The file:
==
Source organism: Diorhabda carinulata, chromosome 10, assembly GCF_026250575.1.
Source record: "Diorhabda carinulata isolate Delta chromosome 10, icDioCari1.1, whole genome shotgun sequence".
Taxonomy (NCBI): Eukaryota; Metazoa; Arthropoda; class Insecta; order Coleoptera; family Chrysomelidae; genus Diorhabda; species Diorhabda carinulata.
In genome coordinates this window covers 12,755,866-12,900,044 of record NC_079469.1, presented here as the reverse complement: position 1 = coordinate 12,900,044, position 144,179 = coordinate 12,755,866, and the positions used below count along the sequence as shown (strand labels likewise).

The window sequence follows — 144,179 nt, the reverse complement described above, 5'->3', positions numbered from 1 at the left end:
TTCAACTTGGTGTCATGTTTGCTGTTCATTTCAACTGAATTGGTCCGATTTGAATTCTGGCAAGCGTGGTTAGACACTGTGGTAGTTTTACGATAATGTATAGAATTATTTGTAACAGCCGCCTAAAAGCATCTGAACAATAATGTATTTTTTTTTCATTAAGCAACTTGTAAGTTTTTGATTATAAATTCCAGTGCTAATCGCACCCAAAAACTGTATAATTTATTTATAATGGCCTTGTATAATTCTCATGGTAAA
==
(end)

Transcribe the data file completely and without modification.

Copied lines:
Source organism: Diorhabda carinulata, chromosome 10, assembly GCF_026250575.1.
Source record: "Diorhabda carinulata isolate Delta chromosome 10, icDioCari1.1, whole genome shotgun sequence".
Taxonomy (NCBI): Eukaryota; Metazoa; Arthropoda; class Insecta; order Coleoptera; family Chrysomelidae; genus Diorhabda; species Diorhabda carinulata.
In genome coordinates this window covers 12,755,866-12,900,044 of record NC_079469.1, presented here as the reverse complement: position 1 = coordinate 12,900,044, position 144,179 = coordinate 12,755,866, and the positions used below count along the sequence as shown (strand labels likewise).

The window sequence follows — 144,179 nt, the reverse complement described above, 5'->3', positions numbered from 1 at the left end:
TTCAACTTGGTGTCATGTTTGCTGTTCATTTCAACTGAATTGGTCCGATTTGAATTCTGGCAAGCGTGGTTAGACACTGTGGTAGTTTTACGATAATGTATAGAATTATTTGTAACAGCCGCCTAAAAGCATCTGAACAATAATGTATTTTTTTTTCATTAAGCAACTTGTAAGTTTTTGATTATAAATTCCAGTGCTAATCGCACCCAAAAACTGTATAATTTATTTATAATGGCCTTGTATAATTCTCATGGTAAA